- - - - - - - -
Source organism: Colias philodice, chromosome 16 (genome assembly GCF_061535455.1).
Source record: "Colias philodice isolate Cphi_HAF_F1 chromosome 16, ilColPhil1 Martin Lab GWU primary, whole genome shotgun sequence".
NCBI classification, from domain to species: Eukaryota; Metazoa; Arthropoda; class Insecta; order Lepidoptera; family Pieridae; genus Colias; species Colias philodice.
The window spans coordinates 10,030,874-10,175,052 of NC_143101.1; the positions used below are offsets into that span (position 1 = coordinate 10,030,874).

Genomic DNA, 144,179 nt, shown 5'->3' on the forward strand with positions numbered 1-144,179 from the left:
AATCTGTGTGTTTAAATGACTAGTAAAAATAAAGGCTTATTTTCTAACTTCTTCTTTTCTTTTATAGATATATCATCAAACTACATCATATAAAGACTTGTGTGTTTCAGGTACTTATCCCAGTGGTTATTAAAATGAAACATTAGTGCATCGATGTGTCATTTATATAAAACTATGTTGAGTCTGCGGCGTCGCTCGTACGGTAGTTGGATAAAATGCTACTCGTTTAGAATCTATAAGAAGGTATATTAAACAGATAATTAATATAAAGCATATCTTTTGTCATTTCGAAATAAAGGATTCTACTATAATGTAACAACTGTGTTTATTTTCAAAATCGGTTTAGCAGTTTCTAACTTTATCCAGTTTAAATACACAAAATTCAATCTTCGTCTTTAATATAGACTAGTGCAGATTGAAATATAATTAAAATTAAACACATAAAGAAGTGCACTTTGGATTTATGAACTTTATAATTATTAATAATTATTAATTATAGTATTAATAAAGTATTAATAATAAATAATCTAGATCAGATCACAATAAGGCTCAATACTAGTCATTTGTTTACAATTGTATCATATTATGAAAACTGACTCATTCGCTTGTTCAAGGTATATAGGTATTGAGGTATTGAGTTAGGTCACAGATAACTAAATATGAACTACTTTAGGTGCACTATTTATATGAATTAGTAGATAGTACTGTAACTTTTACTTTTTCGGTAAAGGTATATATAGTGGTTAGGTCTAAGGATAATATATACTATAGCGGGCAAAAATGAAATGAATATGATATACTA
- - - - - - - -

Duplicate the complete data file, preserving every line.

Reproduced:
Source organism: Colias philodice, chromosome 16 (genome assembly GCF_061535455.1).
Source record: "Colias philodice isolate Cphi_HAF_F1 chromosome 16, ilColPhil1 Martin Lab GWU primary, whole genome shotgun sequence".
NCBI classification, from domain to species: Eukaryota; Metazoa; Arthropoda; class Insecta; order Lepidoptera; family Pieridae; genus Colias; species Colias philodice.
The window spans coordinates 10,030,874-10,175,052 of NC_143101.1; the positions used below are offsets into that span (position 1 = coordinate 10,030,874).

Genomic DNA, 144,179 nt, shown 5'->3' on the forward strand with positions numbered 1-144,179 from the left:
AATCTGTGTGTTTAAATGACTAGTAAAAATAAAGGCTTATTTTCTAACTTCTTCTTTTCTTTTATAGATATATCATCAAACTACATCATATAAAGACTTGTGTGTTTCAGGTACTTATCCCAGTGGTTATTAAAATGAAACATTAGTGCATCGATGTGTCATTTATATAAAACTATGTTGAGTCTGCGGCGTCGCTCGTACGGTAGTTGGATAAAATGCTACTCGTTTAGAATCTATAAGAAGGTATATTAAACAGATAATTAATATAAAGCATATCTTTTGTCATTTCGAAATAAAGGATTCTACTATAATGTAACAACTGTGTTTATTTTCAAAATCGGTTTAGCAGTTTCTAACTTTATCCAGTTTAAATACACAAAATTCAATCTTCGTCTTTAATATAGACTAGTGCAGATTGAAATATAATTAAAATTAAACACATAAAGAAGTGCACTTTGGATTTATGAACTTTATAATTATTAATAATTATTAATTATAGTATTAATAAAGTATTAATAATAAATAATCTAGATCAGATCACAATAAGGCTCAATACTAGTCATTTGTTTACAATTGTATCATATTATGAAAACTGACTCATTCGCTTGTTCAAGGTATATAGGTATTGAGGTATTGAGTTAGGTCACAGATAACTAAATATGAACTACTTTAGGTGCACTATTTATATGAATTAGTAGATAGTACTGTAACTTTTACTTTTTCGGTAAAGGTATATATAGTGGTTAGGTCTAAGGATAATATATACTATAGCGGGCAAAAATGAAATGAATATGATATACTA